These delectable golden nuggets of the West aka Fried Wontons need no further introduction. I’m pretty certain every Chinese household would have made these before.
This recipe is dedicated especially to my beloved sis, who has been “bugging” me for a wonton recipe for a while. Using our mom’s original recipe, I‘ve taken the liberty to add in an ingredient which is commonly used by some wonton stalls’ owners – sole fish powder.
In case you are wondering, I got mine from Tung San retail outlet in Ang Mo Kio. The addition of the sole fish powder lends an extra umami-ness to the wontons. You could most definitely grind your own sole fish powder too! However, I do come across some people who absolutely hated the taste of sole fish so, to each his own.
There are two versions of how you could enjoy these wontons – fried or boiled. Today, I’m going with the fried version.
200 g minced pork
100 g (5 – 6 pieces) glass prawns
3 – 4 (about 30 g) water chestnuts – peeled and chopped (I’m using canned version)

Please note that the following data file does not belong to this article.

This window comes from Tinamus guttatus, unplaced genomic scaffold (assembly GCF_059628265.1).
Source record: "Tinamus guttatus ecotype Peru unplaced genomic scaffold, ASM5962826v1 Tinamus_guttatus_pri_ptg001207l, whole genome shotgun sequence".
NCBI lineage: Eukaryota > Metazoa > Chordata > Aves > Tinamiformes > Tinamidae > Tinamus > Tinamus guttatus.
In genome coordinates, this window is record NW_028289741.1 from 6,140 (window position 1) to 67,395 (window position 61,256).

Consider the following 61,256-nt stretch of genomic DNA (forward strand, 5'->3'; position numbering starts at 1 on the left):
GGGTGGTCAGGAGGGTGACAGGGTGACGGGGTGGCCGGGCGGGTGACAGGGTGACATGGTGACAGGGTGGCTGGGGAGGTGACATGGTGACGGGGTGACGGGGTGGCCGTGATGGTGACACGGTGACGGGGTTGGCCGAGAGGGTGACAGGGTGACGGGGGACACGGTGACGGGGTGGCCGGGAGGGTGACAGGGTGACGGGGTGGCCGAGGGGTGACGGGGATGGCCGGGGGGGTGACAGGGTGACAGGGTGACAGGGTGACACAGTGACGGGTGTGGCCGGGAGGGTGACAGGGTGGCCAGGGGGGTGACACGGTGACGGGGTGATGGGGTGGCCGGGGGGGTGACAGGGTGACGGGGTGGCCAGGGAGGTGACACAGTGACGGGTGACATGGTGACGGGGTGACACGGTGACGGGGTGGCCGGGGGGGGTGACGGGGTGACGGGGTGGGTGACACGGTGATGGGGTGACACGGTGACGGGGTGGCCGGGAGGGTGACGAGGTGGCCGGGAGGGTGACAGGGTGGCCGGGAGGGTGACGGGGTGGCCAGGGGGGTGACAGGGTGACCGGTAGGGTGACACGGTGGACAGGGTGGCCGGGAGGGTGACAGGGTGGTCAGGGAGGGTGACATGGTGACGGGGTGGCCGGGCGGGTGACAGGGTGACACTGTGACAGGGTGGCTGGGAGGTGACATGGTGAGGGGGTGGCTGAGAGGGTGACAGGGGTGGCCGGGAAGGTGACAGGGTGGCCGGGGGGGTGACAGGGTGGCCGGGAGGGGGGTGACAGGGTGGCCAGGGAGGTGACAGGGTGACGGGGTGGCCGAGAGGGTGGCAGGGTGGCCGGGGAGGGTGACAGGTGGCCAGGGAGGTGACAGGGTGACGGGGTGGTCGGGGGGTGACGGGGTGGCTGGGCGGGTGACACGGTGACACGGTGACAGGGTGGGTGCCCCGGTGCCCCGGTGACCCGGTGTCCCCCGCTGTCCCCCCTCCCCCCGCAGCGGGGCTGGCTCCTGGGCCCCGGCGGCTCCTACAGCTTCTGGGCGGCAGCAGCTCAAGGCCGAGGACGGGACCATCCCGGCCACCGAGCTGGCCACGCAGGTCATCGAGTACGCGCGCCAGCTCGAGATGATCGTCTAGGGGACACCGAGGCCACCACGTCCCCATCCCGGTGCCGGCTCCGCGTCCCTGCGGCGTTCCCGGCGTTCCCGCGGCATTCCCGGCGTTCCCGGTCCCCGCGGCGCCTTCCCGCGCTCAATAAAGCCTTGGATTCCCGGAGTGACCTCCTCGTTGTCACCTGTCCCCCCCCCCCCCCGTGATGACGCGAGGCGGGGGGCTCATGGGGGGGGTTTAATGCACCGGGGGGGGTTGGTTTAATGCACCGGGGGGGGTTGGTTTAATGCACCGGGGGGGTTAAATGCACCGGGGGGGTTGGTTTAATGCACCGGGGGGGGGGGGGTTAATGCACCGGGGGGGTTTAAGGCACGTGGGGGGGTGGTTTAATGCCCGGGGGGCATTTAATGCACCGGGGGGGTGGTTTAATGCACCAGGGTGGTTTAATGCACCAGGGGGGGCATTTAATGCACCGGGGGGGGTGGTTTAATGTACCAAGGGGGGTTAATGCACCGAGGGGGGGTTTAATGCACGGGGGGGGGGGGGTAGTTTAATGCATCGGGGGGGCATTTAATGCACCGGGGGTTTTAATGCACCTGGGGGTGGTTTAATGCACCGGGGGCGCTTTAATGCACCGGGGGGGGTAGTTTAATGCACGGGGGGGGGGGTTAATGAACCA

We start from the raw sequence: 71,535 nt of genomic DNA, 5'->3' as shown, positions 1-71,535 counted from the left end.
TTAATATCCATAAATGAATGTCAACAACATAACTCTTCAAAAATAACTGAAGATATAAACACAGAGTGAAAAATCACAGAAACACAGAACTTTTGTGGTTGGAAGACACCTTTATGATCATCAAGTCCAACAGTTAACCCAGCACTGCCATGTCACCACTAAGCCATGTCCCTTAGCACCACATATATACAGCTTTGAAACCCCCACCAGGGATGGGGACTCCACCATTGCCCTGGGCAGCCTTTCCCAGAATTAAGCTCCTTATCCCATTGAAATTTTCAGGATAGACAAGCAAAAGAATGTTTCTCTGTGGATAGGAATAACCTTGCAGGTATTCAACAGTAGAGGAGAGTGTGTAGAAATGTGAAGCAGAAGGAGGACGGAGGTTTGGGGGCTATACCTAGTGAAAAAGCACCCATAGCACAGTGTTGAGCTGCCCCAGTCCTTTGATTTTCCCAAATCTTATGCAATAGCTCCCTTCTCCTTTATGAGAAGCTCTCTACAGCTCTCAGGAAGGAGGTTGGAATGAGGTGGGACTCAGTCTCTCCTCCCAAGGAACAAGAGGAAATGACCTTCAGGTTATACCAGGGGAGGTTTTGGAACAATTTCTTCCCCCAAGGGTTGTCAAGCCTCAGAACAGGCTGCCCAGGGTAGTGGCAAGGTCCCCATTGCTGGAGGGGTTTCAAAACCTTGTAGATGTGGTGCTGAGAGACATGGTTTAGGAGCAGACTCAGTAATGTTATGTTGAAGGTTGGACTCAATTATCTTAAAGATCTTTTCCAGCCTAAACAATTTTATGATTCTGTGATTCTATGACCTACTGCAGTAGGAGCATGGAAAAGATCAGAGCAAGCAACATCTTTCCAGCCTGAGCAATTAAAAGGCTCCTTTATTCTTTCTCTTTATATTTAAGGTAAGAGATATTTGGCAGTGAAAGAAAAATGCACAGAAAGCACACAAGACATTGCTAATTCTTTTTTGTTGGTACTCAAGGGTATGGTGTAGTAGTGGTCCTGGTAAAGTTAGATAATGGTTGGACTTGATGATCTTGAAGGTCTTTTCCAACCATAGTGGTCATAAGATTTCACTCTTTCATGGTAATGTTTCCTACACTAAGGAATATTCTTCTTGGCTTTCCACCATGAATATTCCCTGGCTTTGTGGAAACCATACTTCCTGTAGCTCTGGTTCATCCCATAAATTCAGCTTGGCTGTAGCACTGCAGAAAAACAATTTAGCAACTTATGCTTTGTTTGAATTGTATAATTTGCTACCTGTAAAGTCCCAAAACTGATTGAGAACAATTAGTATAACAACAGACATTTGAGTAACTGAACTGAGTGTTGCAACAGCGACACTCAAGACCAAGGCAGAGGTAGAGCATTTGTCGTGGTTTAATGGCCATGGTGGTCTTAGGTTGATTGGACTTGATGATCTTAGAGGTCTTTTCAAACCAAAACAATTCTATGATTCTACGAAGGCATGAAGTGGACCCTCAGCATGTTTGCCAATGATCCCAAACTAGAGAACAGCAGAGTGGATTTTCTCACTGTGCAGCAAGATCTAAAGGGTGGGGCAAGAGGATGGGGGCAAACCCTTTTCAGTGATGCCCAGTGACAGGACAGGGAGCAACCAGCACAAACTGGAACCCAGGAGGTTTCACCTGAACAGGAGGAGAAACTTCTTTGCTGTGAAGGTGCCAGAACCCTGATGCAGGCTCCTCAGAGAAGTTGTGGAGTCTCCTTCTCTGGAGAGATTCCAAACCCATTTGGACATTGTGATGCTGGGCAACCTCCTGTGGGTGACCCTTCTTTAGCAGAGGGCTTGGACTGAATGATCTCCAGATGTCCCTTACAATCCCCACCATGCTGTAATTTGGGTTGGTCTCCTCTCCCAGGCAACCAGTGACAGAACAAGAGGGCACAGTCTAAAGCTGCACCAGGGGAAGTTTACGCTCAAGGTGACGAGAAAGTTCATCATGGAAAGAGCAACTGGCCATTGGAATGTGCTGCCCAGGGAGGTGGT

1 packet (200 g) wonton skin
Cooking oil for frying
1 tsp rice wine
1 tsp minced ginger
3 tsp sole fish powder (optional) – if not using, replace with 1 tsp salt
1 ½ tsp sugar
1 tbsp soy sauce
1 tbsp oyster sauce
Few dashes of white pepper
1 beaten egg – use only half and reserve the rest to seal the edges
2 tsp corn starch
Peel and de-vein the prawns.
Chop them into small pieces. Do not mince them too finely or they will lose the crunchy texture.
In a large bowl, combine all the ingredients and seasoning.
Give it a good mix and marinate in the fridge for at least 30 mins.
*To make sure the meat is well seasoned, I highly recommend cooking a tsp of the meat in a pan to taste it. Adjust with more seasoning if necessary before putting them whole batch in the fridge.
To wrap the wontons:
Remove the wonton skins from the wrapper and cover with a cloth to prevent the rest from drying out.
Place a tsp of the meat mixture in the centre of the skin and dap the edges with the reserved egg wash.
Seal the edges carefully into a triangle.
You could leave it as it is but if you wish to make them into ingot shapes, bring the two longer edges together and seal them with some egg wash.
Repeat with the rest.
Heat oil in a deep frying pan over medium heat, covering about ¼ from the base.
When the temperature reaches 180°C/350°F, place a few wontons and fry for 2 – 3 mins, until golden brown.
If the skin is browning too fast, turn down the heat slightly. The cooked wontons should be floating on top of the oil.
Drain on paper towel and serve warm with ketchup or mayonnaise.